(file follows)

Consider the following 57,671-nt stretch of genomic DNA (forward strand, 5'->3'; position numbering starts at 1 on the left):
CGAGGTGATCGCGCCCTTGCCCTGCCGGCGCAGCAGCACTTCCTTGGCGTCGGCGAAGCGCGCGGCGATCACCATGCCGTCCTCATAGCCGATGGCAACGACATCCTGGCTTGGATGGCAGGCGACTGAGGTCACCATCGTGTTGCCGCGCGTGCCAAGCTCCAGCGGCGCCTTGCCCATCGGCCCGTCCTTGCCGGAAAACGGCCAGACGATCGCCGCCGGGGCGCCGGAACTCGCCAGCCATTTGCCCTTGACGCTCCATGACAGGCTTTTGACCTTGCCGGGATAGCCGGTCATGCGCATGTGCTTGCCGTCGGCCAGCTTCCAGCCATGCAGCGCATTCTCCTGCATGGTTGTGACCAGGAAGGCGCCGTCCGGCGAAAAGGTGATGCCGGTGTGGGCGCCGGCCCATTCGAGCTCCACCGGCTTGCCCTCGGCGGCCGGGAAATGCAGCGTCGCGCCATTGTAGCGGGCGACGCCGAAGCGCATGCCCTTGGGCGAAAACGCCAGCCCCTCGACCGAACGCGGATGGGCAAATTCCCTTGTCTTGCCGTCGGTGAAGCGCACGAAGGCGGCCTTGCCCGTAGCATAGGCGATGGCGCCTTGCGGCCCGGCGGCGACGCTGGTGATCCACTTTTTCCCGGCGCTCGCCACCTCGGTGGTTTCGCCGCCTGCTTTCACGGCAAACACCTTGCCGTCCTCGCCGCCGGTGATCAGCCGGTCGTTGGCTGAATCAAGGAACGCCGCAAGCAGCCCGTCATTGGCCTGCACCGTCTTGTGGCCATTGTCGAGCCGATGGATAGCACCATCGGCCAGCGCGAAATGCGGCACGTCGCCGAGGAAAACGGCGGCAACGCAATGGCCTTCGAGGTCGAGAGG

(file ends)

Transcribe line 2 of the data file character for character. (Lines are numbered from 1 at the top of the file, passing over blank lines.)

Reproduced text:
CGAGGTGATCGCGCCCTTGCCCTGCCGGCGCAGCAGCACTTCCTTGGCGTCGGCGAAGCGCGCGGCGATCACCATGCCGTCCTCATAGCCGATGGCAACGACATCCTGGCTTGGATGGCAGGCGACTGAGGTCACCATCGTGTTGCCGCGCGTGCCAAGCTCCAGCGGCGCCTTGCCCATCGGCCCGTCCTTGCCGGAAAACGGCCAGACGATCGCCGCCGGGGCGCCGGAACTCGCCAGCCATTTGCCCTTGACGCTCCATGACAGGCTTTTGACCTTGCCGGGATAGCCGGTCATGCGCATGTGCTTGCCGTCGGCCAGCTTCCAGCCATGCAGCGCATTCTCCTGCATGGTTGTGACCAGGAAGGCGCCGTCCGGCGAAAAGGTGATGCCGGTGTGGGCGCCGGCCCATTCGAGCTCCACCGGCTTGCCCTCGGCGGCCGGGAAATGCAGCGTCGCGCCATTGTAGCGGGCGACGCCGAAGCGCATGCCCTTGGGCGAAAACGCCAGCCCCTCGACCGAACGCGGATGGGCAAATTCCCTTGTCTTGCCGTCGGTGAAGCGCACGAAGGCGGCCTTGCCCGTAGCATAGGCGATGGCGCCTTGCGGCCCGGCGGCGACGCTGGTGATCCACTTTTTCCCGGCGCTCGCCACCTCGGTGGTTTCGCCGCCTGCTTTCACGGCAAACACCTTGCCGTCCTCGCCGCCGGTGATCAGCCGGTCGTTGGCTGAATCAAGGAACGCCGCAAGCAGCCCGTCATTGGCCTGCACCGTCTTGTGGCCATTGTCGAGCCGATGGATAGCACCATCGGCCAGCGCGAAATGCGGCACGTCGCCGAGGAAAACGGCGGCAACGCAATGGCCTTCGAGGTCGAGAGG